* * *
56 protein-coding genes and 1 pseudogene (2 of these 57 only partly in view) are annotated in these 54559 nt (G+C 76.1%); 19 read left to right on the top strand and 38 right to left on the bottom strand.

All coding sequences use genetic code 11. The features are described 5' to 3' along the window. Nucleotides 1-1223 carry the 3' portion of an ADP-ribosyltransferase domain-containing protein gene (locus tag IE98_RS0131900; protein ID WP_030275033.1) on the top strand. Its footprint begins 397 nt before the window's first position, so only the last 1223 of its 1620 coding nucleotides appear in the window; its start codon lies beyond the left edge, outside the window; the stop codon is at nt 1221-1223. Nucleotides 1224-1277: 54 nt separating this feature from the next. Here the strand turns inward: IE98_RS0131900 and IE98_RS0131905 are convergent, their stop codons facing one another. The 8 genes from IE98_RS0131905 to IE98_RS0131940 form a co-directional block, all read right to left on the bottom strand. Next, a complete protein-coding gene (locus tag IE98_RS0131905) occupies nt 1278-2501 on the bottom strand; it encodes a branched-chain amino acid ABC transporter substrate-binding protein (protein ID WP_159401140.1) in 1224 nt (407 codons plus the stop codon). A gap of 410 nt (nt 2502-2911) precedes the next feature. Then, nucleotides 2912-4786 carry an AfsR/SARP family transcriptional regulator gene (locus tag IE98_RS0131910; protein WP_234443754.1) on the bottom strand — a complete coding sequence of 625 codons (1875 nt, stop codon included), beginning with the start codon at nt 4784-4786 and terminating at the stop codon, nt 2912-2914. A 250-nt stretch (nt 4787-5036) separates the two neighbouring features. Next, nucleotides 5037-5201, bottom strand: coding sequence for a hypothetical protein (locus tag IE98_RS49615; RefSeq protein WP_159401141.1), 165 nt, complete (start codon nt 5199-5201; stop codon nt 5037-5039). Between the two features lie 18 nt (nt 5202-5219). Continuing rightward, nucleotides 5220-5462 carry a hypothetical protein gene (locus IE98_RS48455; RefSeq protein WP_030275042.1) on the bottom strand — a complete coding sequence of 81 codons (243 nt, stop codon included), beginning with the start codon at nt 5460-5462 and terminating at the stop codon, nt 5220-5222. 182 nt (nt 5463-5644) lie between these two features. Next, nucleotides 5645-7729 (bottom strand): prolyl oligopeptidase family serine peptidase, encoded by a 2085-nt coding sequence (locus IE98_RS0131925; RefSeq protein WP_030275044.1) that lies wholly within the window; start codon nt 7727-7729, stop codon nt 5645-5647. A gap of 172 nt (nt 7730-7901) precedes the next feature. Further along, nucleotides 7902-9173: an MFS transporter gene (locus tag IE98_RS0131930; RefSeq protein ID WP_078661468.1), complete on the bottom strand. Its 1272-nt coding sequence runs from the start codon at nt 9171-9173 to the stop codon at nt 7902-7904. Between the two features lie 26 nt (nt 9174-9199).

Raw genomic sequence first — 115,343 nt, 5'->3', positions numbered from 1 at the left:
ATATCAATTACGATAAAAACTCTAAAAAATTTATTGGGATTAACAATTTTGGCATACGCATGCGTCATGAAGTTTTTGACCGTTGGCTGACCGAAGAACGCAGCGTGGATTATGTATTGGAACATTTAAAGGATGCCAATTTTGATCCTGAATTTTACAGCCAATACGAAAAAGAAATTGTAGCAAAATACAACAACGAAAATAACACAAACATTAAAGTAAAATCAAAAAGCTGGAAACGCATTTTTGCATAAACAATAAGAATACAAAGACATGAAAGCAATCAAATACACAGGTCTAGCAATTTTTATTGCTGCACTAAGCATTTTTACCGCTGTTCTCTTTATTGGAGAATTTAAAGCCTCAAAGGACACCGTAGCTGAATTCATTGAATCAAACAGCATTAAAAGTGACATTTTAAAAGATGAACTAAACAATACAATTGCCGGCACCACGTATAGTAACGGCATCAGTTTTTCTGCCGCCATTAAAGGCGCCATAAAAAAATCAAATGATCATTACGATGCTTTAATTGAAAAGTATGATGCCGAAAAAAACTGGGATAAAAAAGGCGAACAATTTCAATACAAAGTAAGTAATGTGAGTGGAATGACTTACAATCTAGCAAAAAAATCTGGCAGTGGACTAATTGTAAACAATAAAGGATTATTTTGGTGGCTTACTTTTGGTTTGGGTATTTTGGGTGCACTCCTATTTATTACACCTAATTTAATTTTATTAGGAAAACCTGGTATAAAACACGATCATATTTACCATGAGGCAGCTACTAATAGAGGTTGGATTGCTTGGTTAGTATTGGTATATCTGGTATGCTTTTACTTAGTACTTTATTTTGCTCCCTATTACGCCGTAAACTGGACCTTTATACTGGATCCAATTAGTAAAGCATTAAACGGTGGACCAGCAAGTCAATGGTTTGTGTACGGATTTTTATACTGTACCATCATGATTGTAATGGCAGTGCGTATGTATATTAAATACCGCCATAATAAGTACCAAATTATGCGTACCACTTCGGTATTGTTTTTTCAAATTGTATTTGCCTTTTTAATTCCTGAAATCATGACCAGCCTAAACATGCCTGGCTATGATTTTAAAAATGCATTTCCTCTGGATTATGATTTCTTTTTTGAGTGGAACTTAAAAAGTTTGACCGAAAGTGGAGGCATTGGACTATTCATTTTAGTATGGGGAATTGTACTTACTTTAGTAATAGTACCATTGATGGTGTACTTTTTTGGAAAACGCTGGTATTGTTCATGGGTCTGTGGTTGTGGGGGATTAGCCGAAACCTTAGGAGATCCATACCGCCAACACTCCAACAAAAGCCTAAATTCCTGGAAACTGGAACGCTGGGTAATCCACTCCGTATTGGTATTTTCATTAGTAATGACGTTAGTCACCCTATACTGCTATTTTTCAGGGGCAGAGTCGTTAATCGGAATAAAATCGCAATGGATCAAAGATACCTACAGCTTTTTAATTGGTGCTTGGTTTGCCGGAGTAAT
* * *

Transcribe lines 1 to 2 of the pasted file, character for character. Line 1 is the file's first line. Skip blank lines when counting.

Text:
56 protein-coding genes and 1 pseudogene (2 of these 57 only partly in view) are annotated in these 54559 nt (G+C 76.1%); 19 read left to right on the top strand and 38 right to left on the bottom strand.

All coding sequences use genetic code 11. The features are described 5' to 3' along the window. Nucleotides 1-1223 carry the 3' portion of an ADP-ribosyltransferase domain-containing protein gene (locus tag IE98_RS0131900; protein ID WP_030275033.1) on the top strand. Its footprint begins 397 nt before the window's first position, so only the last 1223 of its 1620 coding nucleotides appear in the window; its start codon lies beyond the left edge, outside the window; the stop codon is at nt 1221-1223. Nucleotides 1224-1277: 54 nt separating this feature from the next. Here the strand turns inward: IE98_RS0131900 and IE98_RS0131905 are convergent, their stop codons facing one another. The 8 genes from IE98_RS0131905 to IE98_RS0131940 form a co-directional block, all read right to left on the bottom strand. Next, a complete protein-coding gene (locus tag IE98_RS0131905) occupies nt 1278-2501 on the bottom strand; it encodes a branched-chain amino acid ABC transporter substrate-binding protein (protein ID WP_159401140.1) in 1224 nt (407 codons plus the stop codon). A gap of 410 nt (nt 2502-2911) precedes the next feature. Then, nucleotides 2912-4786 carry an AfsR/SARP family transcriptional regulator gene (locus tag IE98_RS0131910; protein WP_234443754.1) on the bottom strand — a complete coding sequence of 625 codons (1875 nt, stop codon included), beginning with the start codon at nt 4784-4786 and terminating at the stop codon, nt 2912-2914. A 250-nt stretch (nt 4787-5036) separates the two neighbouring features. Next, nucleotides 5037-5201, bottom strand: coding sequence for a hypothetical protein (locus tag IE98_RS49615; RefSeq protein WP_159401141.1), 165 nt, complete (start codon nt 5199-5201; stop codon nt 5037-5039). Between the two features lie 18 nt (nt 5202-5219). Continuing rightward, nucleotides 5220-5462 carry a hypothetical protein gene (locus IE98_RS48455; RefSeq protein WP_030275042.1) on the bottom strand — a complete coding sequence of 81 codons (243 nt, stop codon included), beginning with the start codon at nt 5460-5462 and terminating at the stop codon, nt 5220-5222. 182 nt (nt 5463-5644) lie between these two features. Next, nucleotides 5645-7729 (bottom strand): prolyl oligopeptidase family serine peptidase, encoded by a 2085-nt coding sequence (locus IE98_RS0131925; RefSeq protein WP_030275044.1) that lies wholly within the window; start codon nt 7727-7729, stop codon nt 5645-5647. A gap of 172 nt (nt 7730-7901) precedes the next feature. Further along, nucleotides 7902-9173: an MFS transporter gene (locus tag IE98_RS0131930; RefSeq protein ID WP_078661468.1), complete on the bottom strand. Its 1272-nt coding sequence runs from the start codon at nt 9171-9173 to the stop codon at nt 7902-7904. Between the two features lie 26 nt (nt 9174-9199).